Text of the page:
Published September 25, 2008
In Chocolate vs. Vanilla, Freedom always wins
As the debates both gubernatorial and presidential continue, I know of no better way to explain the difference between the way people think political communication works and the way it really works than this two-minute clip from Thank You for Smoking. Watch it. Seriously.There are two scenes, one in which the tobacco lobbyist explains to his son what he does, and a second in which he explains how he does it. It’s the second, vanilla-versus-chocolate coversation we’re most concerned with. (And since I met just today with a faithful reader who is also deaf, I've added a transcript you can click on.)Boom, baby. I've read a lot of fretting about the first Dino Rossi/Chris Gregoire Debate last week. (Watch it here.) Who won, who lost, who was truthful, which report was editorializing, and so on.Remember the movie clip and consider these opening lines on a few topics:On transportation projects:
Rossi: "Well, actually we have a transportation mess in this state. And it’s sheer incompetence as to how we got to this point."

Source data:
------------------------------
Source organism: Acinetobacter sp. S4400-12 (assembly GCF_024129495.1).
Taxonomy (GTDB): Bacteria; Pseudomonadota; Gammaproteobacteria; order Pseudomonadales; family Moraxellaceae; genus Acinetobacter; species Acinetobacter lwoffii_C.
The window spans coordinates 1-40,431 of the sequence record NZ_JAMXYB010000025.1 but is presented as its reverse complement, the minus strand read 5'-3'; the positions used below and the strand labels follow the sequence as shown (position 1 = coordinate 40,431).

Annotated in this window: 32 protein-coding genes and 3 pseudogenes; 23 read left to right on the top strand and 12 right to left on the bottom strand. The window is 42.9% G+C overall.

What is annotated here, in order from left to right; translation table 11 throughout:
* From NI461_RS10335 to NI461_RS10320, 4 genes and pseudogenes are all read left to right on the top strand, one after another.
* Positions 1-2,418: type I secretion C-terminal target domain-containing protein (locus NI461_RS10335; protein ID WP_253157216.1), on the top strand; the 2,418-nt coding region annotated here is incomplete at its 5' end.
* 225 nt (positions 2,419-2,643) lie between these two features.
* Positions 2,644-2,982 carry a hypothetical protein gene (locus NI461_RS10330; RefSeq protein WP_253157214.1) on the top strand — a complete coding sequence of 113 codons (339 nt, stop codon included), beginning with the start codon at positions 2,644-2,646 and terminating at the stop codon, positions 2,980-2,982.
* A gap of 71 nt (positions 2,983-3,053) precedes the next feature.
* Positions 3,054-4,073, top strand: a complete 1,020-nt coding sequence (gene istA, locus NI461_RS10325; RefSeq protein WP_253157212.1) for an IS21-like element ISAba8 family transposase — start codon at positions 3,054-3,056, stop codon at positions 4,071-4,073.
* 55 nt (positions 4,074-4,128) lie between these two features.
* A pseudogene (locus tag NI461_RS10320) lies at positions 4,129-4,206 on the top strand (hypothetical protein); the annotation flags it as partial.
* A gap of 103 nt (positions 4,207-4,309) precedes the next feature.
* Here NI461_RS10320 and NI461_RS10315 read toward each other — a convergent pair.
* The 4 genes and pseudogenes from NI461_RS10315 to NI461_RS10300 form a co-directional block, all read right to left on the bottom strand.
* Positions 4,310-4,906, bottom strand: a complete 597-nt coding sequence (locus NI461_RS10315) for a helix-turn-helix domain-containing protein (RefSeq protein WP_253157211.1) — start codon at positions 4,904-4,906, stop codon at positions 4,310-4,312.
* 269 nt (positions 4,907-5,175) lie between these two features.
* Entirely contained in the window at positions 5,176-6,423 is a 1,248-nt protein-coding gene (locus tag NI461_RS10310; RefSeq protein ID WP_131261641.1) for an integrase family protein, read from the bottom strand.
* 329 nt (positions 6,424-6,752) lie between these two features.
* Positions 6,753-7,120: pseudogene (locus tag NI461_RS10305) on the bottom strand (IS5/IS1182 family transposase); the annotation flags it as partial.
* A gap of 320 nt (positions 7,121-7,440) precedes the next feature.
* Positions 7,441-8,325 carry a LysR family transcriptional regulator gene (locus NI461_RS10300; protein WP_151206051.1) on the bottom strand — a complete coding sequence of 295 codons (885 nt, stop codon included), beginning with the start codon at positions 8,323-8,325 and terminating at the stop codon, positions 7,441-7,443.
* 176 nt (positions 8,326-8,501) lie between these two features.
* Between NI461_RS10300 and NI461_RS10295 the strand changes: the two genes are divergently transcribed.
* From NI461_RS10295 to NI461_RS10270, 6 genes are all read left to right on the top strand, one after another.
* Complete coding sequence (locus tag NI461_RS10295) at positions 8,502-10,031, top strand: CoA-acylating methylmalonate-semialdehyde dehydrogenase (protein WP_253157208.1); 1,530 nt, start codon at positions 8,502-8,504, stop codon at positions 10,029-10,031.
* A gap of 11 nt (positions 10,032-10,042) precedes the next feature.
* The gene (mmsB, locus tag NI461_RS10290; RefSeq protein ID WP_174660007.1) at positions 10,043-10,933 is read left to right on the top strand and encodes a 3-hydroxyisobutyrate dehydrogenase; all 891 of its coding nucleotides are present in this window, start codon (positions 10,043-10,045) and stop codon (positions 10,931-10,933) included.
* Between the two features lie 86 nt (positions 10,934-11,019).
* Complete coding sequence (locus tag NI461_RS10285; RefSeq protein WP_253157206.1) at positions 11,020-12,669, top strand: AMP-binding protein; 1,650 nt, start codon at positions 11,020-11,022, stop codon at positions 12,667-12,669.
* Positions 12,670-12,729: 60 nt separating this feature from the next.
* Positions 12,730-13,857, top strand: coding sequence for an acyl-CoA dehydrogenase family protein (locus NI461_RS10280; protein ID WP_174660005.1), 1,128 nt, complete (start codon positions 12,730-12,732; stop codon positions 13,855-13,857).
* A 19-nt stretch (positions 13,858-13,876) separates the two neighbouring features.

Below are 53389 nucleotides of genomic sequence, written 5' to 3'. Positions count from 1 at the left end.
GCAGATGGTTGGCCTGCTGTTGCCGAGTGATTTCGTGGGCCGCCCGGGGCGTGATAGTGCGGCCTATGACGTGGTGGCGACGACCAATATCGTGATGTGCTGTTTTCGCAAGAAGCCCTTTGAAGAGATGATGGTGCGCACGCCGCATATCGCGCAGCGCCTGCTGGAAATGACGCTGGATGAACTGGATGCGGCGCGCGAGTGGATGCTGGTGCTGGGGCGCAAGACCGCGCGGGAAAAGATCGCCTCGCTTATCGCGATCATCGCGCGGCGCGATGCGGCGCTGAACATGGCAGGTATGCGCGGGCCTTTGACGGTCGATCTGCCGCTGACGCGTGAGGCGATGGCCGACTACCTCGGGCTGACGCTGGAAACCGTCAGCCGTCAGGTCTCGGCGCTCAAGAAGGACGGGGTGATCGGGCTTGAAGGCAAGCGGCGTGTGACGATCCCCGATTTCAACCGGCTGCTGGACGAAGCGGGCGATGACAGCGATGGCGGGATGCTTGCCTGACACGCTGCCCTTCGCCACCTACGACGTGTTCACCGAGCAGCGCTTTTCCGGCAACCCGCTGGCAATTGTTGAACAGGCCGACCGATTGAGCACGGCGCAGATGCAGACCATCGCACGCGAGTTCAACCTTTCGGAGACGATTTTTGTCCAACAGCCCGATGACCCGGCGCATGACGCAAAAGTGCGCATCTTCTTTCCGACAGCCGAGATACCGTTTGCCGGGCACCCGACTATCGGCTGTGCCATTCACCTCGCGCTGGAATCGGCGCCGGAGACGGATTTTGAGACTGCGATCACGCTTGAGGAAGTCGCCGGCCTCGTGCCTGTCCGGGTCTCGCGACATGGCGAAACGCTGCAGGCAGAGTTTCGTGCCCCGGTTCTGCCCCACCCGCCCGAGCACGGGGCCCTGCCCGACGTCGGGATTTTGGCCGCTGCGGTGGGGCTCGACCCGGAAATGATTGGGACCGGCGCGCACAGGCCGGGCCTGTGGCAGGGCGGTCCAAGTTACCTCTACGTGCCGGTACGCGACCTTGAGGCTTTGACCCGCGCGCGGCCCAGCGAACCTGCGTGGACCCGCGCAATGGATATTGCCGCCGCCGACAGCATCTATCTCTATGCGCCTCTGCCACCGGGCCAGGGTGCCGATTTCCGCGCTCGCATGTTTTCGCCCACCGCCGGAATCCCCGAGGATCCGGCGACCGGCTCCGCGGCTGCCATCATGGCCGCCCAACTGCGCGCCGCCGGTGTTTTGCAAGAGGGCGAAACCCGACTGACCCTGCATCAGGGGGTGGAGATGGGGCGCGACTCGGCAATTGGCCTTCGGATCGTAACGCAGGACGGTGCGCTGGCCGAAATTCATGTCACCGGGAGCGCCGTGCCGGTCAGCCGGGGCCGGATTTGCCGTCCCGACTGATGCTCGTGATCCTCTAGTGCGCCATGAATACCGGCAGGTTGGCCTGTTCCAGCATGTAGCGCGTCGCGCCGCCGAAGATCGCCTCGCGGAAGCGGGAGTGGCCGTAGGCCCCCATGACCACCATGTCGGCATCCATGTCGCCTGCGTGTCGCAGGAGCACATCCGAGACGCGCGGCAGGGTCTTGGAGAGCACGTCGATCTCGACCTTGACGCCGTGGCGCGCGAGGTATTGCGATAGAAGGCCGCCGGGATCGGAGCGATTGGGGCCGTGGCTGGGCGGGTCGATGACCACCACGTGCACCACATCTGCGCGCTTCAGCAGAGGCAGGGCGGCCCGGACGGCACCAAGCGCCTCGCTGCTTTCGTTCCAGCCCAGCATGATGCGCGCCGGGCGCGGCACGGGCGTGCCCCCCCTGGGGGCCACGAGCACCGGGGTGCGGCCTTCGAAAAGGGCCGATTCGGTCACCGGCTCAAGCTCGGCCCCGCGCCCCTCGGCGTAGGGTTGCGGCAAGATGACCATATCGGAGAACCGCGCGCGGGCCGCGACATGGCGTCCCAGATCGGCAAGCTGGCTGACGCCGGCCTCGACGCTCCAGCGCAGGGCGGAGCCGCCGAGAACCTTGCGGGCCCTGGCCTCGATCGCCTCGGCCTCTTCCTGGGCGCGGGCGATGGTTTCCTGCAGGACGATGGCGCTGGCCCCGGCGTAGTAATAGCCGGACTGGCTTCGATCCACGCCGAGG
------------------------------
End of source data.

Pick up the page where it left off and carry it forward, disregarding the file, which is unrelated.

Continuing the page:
Gregoire: "I know how frustrated we are when we go to the gas pump and see the price of gas."On the budget deficit and taxes:
Gregoire: "I know people are struggling. The fact of the matter is we go to the gas pump, and look how high it is."
Rossi: "Well now we’re having fun. Actually, back at the office we have a pool on how many times she’s going to mention George Bush, I picked six. You’ve got three more to go."On health care:
Rossi: "The incumbent has made health care less affordable in our state."
Gregoire: "I know how important health care is to people."I especially enjoyed the exchange on supporting mass transit, where Gregoire should by all accounts have the upper hand. She lines up well with this one but watch the follow through: "His plan: pave more roads. My plan: lets get done what we have to do, within the budget we have, but let’s offer alternatives to our consumers."Rossi rebutted with: "We clearly have two very different visions on transportation. My vision is rooted in freedom to choose the transportation you like."You get the idea. Lots of people believe Gregoire won that debate handily (including a conservativeSound Politics poster) by deploying her encyclopedic knowledge of the issues, mentioning the 250,000 jobs created during her tenure, that Forbes ranked Washington the No. 3 state to do business, and so on. I don't know who won more votes, but to me it's an open question. After all, John Kerry had some precise rejoinders in his 2004 debates with President Bush, and he’s still President Bush. If you watch Gregoire and Rossi tangle again (6 p.m. this Sunday on TVW), ask yourself, does it sound like chocolate versus vanilla, or chocolate versus freedom?